In general, the Am Staff is a highly affectionate and energetic dog that makes a wonderful companion for active households.
- 03 of 25
Australian Cattle Dog
The Australian Cattle Dog is an active and intelligent dog breed that typically weighs between 35 to 50 pounds. This is a compact, muscular dog that is powerful and driven to work. The breed is curious yet loyal, making it an excellent companion.
- 04 of 25
The Australian Shepherd is a very intelligent, high-energy dog breed that typically weighs between 40 to 65 pounds. This breed is agile and athletic and therefore well-suited to dog sports like disc and agility. Aussies are loyal and friendly dogs that make great companions for very active households.
- 05 of 25
The Basset Hound is an easy-going dog with a unique appearance. Typically weighing 40 to 65 pounds, one can joke that much of the weight is skin and ears! Their short, crooked legs keep them low to the ground, but their long bodies add overall size. Bassets are energetic as puppies but tend to slow down in adulthood. Basset owners should be sure to keep the ears and coat clean as the breed is prone to ear infections and skin issues. Otherwise, these are great dogs that fit in well with quiet to moderately active households.
- 06 of 25
The happy-go-lucky Beagle is a favorite among those who want a small to medium dog that is moderately active and sweet. Their 20- to 30-pound weight range makes them compact yet durable dogs that can go from couch potato to outdoor playmate in minutes. Just watch out for food around the house; most Beagles are food-obsessed vacuum cleaners.
- 07 of 25
The Bearded Collie is a clever, outgoing dog that looks a bit like a smaller Old English Sheepdog. At a typical weight of 45 to 55 pounds, the Bearded is smaller than it looks. This breed's fluffy coat makes this dog look larger, but its frame is lean and agile. Owners of this breed will need to keep up with coat care: either daily brushing of the long coat or frequent haircuts to keep the coat short. As a herding breed, Beardies have plenty of energy and drive and will need regular exercise.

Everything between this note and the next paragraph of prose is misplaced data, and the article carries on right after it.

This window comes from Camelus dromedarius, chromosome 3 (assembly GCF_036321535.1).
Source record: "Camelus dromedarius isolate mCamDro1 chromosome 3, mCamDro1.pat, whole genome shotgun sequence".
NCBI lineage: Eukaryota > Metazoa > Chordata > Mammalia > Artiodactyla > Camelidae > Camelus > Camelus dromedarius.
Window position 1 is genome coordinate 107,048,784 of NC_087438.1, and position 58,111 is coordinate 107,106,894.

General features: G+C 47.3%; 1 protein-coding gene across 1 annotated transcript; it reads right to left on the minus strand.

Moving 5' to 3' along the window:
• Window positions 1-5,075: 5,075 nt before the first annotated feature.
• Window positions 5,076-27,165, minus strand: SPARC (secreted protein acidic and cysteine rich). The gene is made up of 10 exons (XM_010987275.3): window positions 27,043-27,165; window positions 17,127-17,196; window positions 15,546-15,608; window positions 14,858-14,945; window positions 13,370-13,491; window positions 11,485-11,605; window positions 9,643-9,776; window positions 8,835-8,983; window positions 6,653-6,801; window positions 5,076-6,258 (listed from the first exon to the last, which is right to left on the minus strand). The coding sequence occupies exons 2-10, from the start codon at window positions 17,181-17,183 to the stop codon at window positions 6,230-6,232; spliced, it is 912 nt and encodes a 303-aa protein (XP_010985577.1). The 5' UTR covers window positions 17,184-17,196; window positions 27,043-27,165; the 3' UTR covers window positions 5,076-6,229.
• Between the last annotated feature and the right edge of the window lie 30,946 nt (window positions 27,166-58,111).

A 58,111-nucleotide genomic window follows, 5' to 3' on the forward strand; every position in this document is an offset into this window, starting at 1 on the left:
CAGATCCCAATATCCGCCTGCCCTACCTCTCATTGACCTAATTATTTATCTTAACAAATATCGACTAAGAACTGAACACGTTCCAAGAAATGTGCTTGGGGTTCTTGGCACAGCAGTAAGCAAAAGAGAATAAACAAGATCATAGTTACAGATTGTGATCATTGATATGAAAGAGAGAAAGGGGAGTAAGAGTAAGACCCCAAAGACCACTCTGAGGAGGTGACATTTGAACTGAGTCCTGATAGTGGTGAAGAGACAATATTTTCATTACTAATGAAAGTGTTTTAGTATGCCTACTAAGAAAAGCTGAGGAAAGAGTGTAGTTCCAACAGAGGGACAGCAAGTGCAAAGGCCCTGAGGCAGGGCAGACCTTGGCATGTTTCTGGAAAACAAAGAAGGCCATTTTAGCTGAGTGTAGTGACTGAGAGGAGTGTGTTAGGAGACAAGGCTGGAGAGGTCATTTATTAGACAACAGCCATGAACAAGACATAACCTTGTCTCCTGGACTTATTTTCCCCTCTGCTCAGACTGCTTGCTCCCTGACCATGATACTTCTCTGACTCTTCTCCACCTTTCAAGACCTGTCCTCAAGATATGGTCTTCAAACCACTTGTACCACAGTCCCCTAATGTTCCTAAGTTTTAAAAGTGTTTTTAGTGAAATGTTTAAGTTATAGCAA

- 08 of 25
The Border Collie may be best known as one of the world's smartest dog breeds. It is also an extremely high-energy dog breed. Weighing in at 30 to 55 pounds, this medium dog packs a lot of power into a compact body. If you have a lifestyle that allows you to keep your dog active and mentally engaged, then the Border Collie can be an ideal companion. Border Collies are loyal and affectionate companions when they lead an active lifestyle. Bored Border Collies can become destructive or even depressed.
- 09 of 25
The Boykin Spaniel is a friendly, alert dog that makes an excellent bird dog and a relatively easygoing house pet. Typically weighing 25 to 40 pounds, this dog is a great size for flushing out game or simply cuddling on the couch. The Boykin also tends to love water and is a skilled swimmer. With regular exercise, this breed can be a relaxed household companion for all types of households.
- 10 of 25
The Brittany is another compact Sporting dog that excels at hunting. This high-energy breed thrives on physical activity, whether is it hunting or a dog sport like agility. Keep your Brittany active and engaged and you will find that the breed is an upbeat, affectionate companion. This breed can get bored without enough activity and should live in an active home.